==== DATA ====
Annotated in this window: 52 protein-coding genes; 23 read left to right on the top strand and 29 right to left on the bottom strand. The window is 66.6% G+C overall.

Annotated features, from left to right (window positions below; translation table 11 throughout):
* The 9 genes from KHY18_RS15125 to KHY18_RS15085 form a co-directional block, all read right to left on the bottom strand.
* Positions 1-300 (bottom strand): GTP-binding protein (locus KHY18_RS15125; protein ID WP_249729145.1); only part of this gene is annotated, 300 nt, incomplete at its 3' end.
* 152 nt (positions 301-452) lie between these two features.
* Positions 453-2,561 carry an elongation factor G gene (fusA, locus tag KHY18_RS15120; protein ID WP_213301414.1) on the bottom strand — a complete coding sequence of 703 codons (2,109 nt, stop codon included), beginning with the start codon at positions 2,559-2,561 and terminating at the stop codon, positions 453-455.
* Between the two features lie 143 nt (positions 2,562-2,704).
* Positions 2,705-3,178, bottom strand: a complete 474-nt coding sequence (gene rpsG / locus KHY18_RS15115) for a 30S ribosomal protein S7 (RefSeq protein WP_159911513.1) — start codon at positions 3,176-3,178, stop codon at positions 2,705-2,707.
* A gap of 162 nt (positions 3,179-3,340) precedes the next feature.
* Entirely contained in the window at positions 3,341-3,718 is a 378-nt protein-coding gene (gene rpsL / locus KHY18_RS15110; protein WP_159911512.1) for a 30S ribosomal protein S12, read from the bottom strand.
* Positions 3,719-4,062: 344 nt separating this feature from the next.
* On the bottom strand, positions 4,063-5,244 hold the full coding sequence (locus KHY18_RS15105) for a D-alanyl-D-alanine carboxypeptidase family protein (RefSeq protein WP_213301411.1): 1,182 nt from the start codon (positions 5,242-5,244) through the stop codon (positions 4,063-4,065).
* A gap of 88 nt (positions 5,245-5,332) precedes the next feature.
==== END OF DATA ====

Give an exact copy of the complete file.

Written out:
Annotated in this window: 52 protein-coding genes; 23 read left to right on the top strand and 29 right to left on the bottom strand. The window is 66.6% G+C overall.

Annotated features, from left to right (window positions below; translation table 11 throughout):
* The 9 genes from KHY18_RS15125 to KHY18_RS15085 form a co-directional block, all read right to left on the bottom strand.
* Positions 1-300 (bottom strand): GTP-binding protein (locus KHY18_RS15125; protein ID WP_249729145.1); only part of this gene is annotated, 300 nt, incomplete at its 3' end.
* 152 nt (positions 301-452) lie between these two features.
* Positions 453-2,561 carry an elongation factor G gene (fusA, locus tag KHY18_RS15120; protein ID WP_213301414.1) on the bottom strand — a complete coding sequence of 703 codons (2,109 nt, stop codon included), beginning with the start codon at positions 2,559-2,561 and terminating at the stop codon, positions 453-455.
* Between the two features lie 143 nt (positions 2,562-2,704).
* Positions 2,705-3,178, bottom strand: a complete 474-nt coding sequence (gene rpsG / locus KHY18_RS15115) for a 30S ribosomal protein S7 (RefSeq protein WP_159911513.1) — start codon at positions 3,176-3,178, stop codon at positions 2,705-2,707.
* A gap of 162 nt (positions 3,179-3,340) precedes the next feature.
* Entirely contained in the window at positions 3,341-3,718 is a 378-nt protein-coding gene (gene rpsL / locus KHY18_RS15110; protein WP_159911512.1) for a 30S ribosomal protein S12, read from the bottom strand.
* Positions 3,719-4,062: 344 nt separating this feature from the next.
* On the bottom strand, positions 4,063-5,244 hold the full coding sequence (locus KHY18_RS15105) for a D-alanyl-D-alanine carboxypeptidase family protein (RefSeq protein WP_213301411.1): 1,182 nt from the start codon (positions 5,242-5,244) through the stop codon (positions 4,063-4,065).
* A gap of 88 nt (positions 5,245-5,332) precedes the next feature.